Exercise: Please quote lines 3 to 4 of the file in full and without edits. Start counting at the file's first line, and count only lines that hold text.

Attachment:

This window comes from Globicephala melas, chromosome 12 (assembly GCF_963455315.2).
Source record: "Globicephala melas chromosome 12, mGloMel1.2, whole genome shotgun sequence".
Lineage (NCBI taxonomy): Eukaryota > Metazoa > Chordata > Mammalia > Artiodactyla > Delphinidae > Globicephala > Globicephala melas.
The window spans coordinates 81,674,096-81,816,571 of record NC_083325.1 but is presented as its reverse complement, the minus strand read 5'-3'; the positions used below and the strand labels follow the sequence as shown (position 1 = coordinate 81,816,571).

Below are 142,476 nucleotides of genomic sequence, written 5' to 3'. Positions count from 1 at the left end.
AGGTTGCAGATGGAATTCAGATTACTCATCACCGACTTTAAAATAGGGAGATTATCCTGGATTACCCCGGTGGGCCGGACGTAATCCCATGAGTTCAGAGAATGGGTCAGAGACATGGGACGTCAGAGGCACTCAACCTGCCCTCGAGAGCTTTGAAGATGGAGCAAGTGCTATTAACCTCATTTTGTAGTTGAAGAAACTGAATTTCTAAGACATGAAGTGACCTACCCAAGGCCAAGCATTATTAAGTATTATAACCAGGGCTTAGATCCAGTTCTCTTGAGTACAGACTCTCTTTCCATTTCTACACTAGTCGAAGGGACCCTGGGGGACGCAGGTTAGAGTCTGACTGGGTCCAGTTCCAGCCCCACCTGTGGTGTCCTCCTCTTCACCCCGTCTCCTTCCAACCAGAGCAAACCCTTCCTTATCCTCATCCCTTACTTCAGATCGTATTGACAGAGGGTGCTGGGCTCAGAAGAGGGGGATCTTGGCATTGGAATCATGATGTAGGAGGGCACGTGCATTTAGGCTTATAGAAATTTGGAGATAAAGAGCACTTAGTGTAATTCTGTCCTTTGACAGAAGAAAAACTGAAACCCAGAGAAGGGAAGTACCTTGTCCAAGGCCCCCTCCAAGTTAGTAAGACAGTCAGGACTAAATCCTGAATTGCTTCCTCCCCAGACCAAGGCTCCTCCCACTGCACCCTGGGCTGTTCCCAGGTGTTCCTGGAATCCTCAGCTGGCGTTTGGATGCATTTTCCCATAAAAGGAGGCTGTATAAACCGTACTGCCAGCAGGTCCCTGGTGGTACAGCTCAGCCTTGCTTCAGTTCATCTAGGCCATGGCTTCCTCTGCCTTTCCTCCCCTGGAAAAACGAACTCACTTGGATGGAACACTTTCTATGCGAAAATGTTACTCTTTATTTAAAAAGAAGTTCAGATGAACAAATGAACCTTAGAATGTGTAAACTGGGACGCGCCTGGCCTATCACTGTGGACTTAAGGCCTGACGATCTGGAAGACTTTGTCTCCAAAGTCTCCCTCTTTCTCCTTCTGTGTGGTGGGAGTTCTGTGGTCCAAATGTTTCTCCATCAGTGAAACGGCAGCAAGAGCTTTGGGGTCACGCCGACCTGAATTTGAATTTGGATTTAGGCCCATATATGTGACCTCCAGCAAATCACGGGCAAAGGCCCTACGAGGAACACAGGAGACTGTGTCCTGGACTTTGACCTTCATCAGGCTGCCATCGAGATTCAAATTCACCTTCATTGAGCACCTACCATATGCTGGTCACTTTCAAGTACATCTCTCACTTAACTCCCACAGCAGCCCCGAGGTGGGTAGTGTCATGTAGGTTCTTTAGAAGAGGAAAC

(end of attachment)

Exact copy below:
Lineage (NCBI taxonomy): Eukaryota > Metazoa > Chordata > Mammalia > Artiodactyla > Delphinidae > Globicephala > Globicephala melas.
The window spans coordinates 81,674,096-81,816,571 of record NC_083325.1 but is presented as its reverse complement, the minus strand read 5'-3'; the positions used below and the strand labels follow the sequence as shown (position 1 = coordinate 81,816,571).